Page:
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I'm in the middle of writing an MS Active Directory Certificate Services Key Management Lifecycle document for my organization. The primary purpose certificates will serve for this organization is to generate TLS certificates for IIS web servers.

I'm using NIST 800-57/NIST 800-52 as standards against which to base this process document. When it comes to the Destroyed State for the private key, I want to document how an auditor can check and verify that a revoked certificate's private key has been "destroyed" (or deleted) based on Windows/IIS) event or security logs.

I have no clue where to find such an event or security log. Can anyone point me in the right direction?

Short version: How might an auditor validate that a web server's SSL/TLS Certifiate's corresponding private key has been deleted from a Windows IIS security/audit logs?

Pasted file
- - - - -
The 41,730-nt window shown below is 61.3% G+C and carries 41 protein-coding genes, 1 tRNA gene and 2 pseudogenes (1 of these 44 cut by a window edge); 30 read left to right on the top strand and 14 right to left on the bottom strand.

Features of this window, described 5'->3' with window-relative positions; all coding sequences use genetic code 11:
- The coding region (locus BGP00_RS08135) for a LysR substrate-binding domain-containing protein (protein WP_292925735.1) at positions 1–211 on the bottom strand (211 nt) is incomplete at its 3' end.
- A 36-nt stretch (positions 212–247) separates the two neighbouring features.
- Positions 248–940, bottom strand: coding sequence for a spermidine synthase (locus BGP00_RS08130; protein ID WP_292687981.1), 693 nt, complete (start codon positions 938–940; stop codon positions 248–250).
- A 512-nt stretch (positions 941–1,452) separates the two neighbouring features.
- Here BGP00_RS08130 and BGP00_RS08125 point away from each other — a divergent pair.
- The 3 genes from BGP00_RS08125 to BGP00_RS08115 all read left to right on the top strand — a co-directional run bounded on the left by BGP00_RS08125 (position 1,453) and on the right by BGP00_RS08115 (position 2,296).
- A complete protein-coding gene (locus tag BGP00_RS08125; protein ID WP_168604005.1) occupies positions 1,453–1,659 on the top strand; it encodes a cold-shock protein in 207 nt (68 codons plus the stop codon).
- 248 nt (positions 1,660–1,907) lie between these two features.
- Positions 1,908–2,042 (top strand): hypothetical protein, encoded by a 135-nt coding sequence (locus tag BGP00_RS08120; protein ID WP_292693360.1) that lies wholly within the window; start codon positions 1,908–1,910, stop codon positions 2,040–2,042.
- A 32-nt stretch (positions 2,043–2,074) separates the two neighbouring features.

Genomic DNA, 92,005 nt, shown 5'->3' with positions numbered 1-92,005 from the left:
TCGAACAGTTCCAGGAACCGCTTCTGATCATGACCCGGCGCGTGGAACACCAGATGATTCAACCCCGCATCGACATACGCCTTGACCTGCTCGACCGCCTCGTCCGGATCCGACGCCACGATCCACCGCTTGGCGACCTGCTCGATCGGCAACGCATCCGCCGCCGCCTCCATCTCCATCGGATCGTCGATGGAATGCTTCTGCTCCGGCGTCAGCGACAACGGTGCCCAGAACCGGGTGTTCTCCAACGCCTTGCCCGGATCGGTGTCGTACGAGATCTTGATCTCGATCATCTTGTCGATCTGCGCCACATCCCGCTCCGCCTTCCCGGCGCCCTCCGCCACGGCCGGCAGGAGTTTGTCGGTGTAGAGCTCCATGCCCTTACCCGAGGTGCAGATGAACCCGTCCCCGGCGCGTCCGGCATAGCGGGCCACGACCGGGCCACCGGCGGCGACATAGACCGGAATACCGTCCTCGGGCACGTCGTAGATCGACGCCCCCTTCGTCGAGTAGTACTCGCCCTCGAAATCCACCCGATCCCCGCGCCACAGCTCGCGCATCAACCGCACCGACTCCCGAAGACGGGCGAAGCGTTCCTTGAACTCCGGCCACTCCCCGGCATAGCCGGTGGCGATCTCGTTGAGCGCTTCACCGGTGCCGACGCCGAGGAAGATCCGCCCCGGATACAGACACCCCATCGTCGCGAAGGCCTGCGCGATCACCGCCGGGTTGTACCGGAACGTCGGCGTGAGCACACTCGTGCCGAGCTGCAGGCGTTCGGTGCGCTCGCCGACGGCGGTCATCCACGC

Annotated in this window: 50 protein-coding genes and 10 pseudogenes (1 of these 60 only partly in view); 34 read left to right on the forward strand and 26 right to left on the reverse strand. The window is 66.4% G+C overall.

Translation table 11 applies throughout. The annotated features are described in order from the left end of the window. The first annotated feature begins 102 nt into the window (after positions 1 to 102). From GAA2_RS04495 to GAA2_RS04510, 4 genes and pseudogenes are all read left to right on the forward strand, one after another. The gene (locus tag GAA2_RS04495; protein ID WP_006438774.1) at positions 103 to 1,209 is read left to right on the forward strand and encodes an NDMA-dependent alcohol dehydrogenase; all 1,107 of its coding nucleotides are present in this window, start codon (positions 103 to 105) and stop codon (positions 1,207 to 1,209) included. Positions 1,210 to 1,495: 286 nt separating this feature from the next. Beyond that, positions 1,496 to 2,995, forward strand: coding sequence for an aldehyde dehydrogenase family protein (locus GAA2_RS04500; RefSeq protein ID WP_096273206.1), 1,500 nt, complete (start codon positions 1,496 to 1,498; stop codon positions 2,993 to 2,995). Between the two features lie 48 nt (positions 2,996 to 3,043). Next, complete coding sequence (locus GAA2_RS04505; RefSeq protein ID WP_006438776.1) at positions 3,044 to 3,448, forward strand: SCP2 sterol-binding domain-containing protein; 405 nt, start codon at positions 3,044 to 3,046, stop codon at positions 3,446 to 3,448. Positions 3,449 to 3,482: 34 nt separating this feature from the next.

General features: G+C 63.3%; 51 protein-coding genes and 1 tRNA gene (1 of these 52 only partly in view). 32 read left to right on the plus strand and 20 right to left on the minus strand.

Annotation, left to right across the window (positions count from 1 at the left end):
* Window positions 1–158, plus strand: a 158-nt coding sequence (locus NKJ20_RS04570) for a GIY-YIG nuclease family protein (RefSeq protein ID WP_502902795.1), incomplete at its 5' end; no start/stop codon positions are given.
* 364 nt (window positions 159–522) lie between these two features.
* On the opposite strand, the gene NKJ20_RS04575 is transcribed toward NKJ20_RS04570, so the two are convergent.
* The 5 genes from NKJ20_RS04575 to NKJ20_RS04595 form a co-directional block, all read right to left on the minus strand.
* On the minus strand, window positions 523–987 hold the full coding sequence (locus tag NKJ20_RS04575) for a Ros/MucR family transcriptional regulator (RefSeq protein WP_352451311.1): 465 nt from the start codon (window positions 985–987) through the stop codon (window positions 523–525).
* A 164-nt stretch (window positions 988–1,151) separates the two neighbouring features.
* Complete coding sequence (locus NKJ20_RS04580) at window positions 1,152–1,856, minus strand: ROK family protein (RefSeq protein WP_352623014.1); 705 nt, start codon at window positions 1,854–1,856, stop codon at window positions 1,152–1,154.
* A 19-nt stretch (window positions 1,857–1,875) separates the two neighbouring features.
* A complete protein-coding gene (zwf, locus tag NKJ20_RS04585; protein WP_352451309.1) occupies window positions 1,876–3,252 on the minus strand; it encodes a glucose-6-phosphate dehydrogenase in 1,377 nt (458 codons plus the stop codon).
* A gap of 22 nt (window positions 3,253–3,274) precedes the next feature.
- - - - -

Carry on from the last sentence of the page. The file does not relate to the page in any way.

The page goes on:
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  • Sounds like a use case for an HSM? – StackzOfZtuff Nov 26 '15 at 7:41
  • Technically, yes, but in practice, few organizations are going to shell out the money on an HSM for certificates issued to subscribers. They're priced to mainly service the CA's (Root & Issuing) private keys. What I'm talking about is a way to validate after-the-fact that a revoked SSL certificate's private key has been deleted. Perhaps the answer is simply that revocation is all you need; but NIST reccommends a way to verify the corresponding private key has been "Destroyed". (SP 800-57 Part I, 7.2, "Transition 5", pg 87). Is there a way to do that in IIS or Windows server logs? – Daniel Nov 30 '15 at 15:40

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